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Revision Session:The Government & Education Why did it intervene and what did it do ?

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Presentation on theme: "Revision Session:The Government & Education Why did it intervene and what did it do ?"— Presentation transcript:

1 Revision Session:The Government & Education Why did it intervene and what did it do ?

2 What existed before ? Before 1833 the government had a laissez-faire attitude; they did not feel the need to get involved with education for the working classes. Schools did exist for the rich and for the middle classes. Charity Schools, Dame Schools and Sunday Schools had all provided some education for the poor.

3 What existed before ? Monitorial Schools had been started at the beginning of the C19th.and had proved very popular. The setting up of 2 Voluntary Societies in 1808 & 1811 meant more monitorial schools were built. The National Society (which aimed to teach the beliefs of the Anglican religion) had built 3,500 schools by 1830.

4 So why did the government change its attitude ? The Government of the time were keen on reform; in 1834 they passed the Poor Law Amendment Act; in 1835 they passed the Municipal Corporations Act. In 1833 the first effective Factory Act was passed. This Act stopped children under 9 working in mills and said they should have 2 hours of schooling every day. But this meant that there needed to be more schools for them to go to.

5 What did the government do ? They decided to give money; this was to go to the Voluntary Societies to help them build more schools. The amount was £20,000 – which was not a great deal ! However, this was the first time that the government had taken responsibility for education. It was a start !

6 Short answer questions A typical question (from 2003) is :- Why did the government make a grant of £20,000 for education in 1833 ? (6) Could you answer this now using the previous information ?

7 What did the government do next ? In 1839 they gave more money - £30,000. However, they also wanted to check that this was being spent wisely; to do this they set up a committee, called The Committee of the Privy Council. This was like an Education Department. The secretary was Dr. James Kay-Shuttleworth. Inspectors were appointed to see that the money was spent wisely.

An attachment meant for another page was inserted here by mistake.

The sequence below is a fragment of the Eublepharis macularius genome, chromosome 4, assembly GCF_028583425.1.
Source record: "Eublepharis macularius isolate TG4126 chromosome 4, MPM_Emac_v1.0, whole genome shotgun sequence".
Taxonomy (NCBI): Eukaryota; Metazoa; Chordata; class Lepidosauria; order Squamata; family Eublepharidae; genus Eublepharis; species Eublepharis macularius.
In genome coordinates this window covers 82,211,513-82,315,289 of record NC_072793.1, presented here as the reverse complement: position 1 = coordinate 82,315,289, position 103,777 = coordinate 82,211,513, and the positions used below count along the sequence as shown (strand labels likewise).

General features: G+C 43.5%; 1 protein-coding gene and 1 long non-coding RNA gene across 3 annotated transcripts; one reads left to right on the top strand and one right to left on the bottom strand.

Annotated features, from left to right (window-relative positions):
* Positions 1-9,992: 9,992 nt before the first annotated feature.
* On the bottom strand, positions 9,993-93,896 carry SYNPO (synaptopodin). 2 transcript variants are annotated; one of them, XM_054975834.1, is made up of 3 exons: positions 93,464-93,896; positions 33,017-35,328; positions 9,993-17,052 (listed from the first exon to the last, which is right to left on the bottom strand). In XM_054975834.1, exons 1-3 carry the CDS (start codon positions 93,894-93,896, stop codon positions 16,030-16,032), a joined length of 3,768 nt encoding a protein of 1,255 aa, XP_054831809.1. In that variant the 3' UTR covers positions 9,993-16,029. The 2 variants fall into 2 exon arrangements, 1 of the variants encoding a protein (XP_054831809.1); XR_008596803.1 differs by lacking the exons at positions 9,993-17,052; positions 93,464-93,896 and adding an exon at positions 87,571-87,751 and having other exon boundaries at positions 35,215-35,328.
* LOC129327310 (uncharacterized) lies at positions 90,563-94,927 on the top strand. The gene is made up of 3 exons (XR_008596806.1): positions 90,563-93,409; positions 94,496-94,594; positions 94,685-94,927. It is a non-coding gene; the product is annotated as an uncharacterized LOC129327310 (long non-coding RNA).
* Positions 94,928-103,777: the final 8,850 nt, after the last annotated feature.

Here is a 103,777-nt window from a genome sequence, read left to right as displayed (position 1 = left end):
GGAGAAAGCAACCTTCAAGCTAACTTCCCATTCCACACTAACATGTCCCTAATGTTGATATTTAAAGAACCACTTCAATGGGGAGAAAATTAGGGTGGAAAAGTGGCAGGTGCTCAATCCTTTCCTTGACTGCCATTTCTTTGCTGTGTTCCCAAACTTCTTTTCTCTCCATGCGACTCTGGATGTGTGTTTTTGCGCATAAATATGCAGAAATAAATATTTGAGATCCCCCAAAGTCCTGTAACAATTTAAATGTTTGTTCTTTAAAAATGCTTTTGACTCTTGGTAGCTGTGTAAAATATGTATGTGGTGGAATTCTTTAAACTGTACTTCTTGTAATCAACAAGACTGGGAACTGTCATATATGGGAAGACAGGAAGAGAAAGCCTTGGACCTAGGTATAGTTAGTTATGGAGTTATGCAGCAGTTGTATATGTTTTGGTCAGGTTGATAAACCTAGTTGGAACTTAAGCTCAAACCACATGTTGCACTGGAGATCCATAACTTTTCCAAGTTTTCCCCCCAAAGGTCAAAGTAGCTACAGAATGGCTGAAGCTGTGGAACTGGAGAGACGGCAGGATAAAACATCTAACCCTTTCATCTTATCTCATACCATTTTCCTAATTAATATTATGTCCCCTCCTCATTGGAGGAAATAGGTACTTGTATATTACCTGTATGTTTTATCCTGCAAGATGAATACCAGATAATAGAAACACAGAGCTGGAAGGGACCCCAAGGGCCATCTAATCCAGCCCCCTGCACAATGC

8 Notice the pattern ! The government gives money but also wants to monitor how it is spent. Inspectors are appointed – just like they were for factories. Once they get involved in education they start to notice the problems and so try to solve them. They have accepted the need for more schools – but realise there are not enough teachers.

9 Teacher Training The monitorial system which was used by the Voluntary Societies, only needed one teacher. However, although this meant these schools were cheap it also meant they were criticised. People like Robert Owen argued that they did not teach children properly; Dr Kay-Shuttleworth accepted that something had to be done. His solution was to set up a training scheme.

10 Teacher Training This training scheme was designed to provide trained teachers without spending too much money. So, a Pupil-Teacher System was developed; this meant that older students (usually over 13) worked as apprentice teachers, helping to teach younger children in the day and studying at night.

11 Teacher Training The Pupil-Teachers were encouraged to take exams and then to go to a Training College; the first one was set up in Battersea in 1841. This meant that the government was now taking on more responsibility by insisting that teachers were trained. In 1844 a Factory Act shortened the hours children could work in mills even more; the 1842 Mines Act had also cut hours for boys & girls. So, there was more time available for education.

12 Short answer questions In what ways was education changed as a result of the Revised Code in 1862 ? In order to gain the full 7 marks for this question what do you need to do ? Explain what led to the Revised Code; Explain what the Revised Code was; Say how it was different to what existed before.

13 What led to the Revised Code ? By 1858 the government was spending a lot of money on education. Some people were concerned that it was not being spent sensibly. As usual, when it wants to investigate something, the government set up a Commission; this one was called The Newcastle Commission.